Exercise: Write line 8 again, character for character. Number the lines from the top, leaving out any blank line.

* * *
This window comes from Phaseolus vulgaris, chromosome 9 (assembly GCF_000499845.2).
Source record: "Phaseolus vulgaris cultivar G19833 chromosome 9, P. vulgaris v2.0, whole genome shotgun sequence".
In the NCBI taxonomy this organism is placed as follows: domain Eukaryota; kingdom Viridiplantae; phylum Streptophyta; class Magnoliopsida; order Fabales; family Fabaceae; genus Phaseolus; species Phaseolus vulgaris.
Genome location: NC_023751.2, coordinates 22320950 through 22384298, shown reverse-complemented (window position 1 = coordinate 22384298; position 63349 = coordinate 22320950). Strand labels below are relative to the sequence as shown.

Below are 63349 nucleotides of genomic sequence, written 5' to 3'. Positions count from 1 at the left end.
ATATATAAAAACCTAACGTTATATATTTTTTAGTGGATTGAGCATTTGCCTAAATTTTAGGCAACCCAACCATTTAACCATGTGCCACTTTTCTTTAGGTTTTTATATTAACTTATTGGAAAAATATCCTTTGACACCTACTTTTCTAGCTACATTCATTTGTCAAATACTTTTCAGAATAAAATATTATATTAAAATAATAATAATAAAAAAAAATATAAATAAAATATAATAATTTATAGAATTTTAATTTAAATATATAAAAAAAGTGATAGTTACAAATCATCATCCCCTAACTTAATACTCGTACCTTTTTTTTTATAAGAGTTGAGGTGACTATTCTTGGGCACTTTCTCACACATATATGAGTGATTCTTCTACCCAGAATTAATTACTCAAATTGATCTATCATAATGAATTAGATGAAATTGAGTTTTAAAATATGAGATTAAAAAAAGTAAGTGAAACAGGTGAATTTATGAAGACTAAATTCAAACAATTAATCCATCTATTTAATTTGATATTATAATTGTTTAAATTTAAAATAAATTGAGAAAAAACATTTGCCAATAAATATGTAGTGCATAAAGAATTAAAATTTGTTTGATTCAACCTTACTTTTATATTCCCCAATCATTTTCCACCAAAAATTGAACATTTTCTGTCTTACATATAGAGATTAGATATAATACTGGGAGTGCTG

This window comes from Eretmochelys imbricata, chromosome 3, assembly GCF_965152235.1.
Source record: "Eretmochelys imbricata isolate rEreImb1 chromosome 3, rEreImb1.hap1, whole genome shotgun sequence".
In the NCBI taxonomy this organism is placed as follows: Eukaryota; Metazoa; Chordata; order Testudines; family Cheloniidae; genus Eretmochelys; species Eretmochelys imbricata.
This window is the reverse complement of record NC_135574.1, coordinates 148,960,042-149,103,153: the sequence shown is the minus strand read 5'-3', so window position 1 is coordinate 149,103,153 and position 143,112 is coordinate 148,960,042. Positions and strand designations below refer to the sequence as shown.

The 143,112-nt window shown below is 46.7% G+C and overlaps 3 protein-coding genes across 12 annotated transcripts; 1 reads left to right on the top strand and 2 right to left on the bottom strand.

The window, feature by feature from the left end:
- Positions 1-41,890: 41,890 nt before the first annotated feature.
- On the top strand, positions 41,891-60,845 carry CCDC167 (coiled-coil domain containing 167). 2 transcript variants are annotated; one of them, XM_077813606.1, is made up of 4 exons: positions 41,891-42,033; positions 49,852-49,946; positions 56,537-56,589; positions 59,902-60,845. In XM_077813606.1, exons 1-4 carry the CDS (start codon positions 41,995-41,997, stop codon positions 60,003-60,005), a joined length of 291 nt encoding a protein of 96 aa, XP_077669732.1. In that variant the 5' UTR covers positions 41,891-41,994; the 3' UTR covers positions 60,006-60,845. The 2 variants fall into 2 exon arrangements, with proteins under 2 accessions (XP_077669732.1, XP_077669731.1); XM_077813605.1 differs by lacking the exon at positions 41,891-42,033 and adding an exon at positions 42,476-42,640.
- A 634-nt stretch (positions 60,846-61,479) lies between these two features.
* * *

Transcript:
Source record: "Eretmochelys imbricata isolate rEreImb1 chromosome 3, rEreImb1.hap1, whole genome shotgun sequence".